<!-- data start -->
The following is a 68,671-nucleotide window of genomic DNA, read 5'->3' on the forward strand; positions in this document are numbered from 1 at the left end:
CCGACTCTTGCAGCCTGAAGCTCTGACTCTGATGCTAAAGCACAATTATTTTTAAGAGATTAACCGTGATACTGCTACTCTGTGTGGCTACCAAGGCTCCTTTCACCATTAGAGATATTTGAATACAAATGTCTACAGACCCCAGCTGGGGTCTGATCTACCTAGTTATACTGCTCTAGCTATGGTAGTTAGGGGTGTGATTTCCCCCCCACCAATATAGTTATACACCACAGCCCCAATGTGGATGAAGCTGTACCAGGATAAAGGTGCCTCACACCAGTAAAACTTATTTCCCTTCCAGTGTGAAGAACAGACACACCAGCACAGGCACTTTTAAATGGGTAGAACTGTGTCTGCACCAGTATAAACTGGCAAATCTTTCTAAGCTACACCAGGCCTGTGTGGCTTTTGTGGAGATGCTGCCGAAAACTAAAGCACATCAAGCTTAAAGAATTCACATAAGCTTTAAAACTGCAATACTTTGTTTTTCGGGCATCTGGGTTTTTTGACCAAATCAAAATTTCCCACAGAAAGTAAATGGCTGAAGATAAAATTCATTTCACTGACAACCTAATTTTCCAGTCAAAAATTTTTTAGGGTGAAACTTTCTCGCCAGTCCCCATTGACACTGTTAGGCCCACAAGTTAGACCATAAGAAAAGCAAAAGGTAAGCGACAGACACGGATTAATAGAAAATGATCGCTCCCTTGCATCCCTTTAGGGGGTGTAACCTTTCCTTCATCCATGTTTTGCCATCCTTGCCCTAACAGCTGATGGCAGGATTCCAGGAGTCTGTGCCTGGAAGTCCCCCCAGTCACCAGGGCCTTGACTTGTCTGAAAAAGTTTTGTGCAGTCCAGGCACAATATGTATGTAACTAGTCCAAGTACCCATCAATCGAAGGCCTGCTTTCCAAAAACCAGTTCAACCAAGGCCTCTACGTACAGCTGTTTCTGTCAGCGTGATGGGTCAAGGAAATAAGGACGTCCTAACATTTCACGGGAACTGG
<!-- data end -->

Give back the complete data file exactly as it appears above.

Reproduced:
The following is a 68,671-nucleotide window of genomic DNA, read 5'->3' on the forward strand; positions in this document are numbered from 1 at the left end:
CCGACTCTTGCAGCCTGAAGCTCTGACTCTGATGCTAAAGCACAATTATTTTTAAGAGATTAACCGTGATACTGCTACTCTGTGTGGCTACCAAGGCTCCTTTCACCATTAGAGATATTTGAATACAAATGTCTACAGACCCCAGCTGGGGTCTGATCTACCTAGTTATACTGCTCTAGCTATGGTAGTTAGGGGTGTGATTTCCCCCCCACCAATATAGTTATACACCACAGCCCCAATGTGGATGAAGCTGTACCAGGATAAAGGTGCCTCACACCAGTAAAACTTATTTCCCTTCCAGTGTGAAGAACAGACACACCAGCACAGGCACTTTTAAATGGGTAGAACTGTGTCTGCACCAGTATAAACTGGCAAATCTTTCTAAGCTACACCAGGCCTGTGTGGCTTTTGTGGAGATGCTGCCGAAAACTAAAGCACATCAAGCTTAAAGAATTCACATAAGCTTTAAAACTGCAATACTTTGTTTTTCGGGCATCTGGGTTTTTTGACCAAATCAAAATTTCCCACAGAAAGTAAATGGCTGAAGATAAAATTCATTTCACTGACAACCTAATTTTCCAGTCAAAAATTTTTTAGGGTGAAACTTTCTCGCCAGTCCCCATTGACACTGTTAGGCCCACAAGTTAGACCATAAGAAAAGCAAAAGGTAAGCGACAGACACGGATTAATAGAAAATGATCGCTCCCTTGCATCCCTTTAGGGGGTGTAACCTTTCCTTCATCCATGTTTTGCCATCCTTGCCCTAACAGCTGATGGCAGGATTCCAGGAGTCTGTGCCTGGAAGTCCCCCCAGTCACCAGGGCCTTGACTTGTCTGAAAAAGTTTTGTGCAGTCCAGGCACAATATGTATGTAACTAGTCCAAGTACCCATCAATCGAAGGCCTGCTTTCCAAAAACCAGTTCAACCAAGGCCTCTACGTACAGCTGTTTCTGTCAGCGTGATGGGTCAAGGAAATAAGGACGTCCTAACATTTCACGGGAACTGG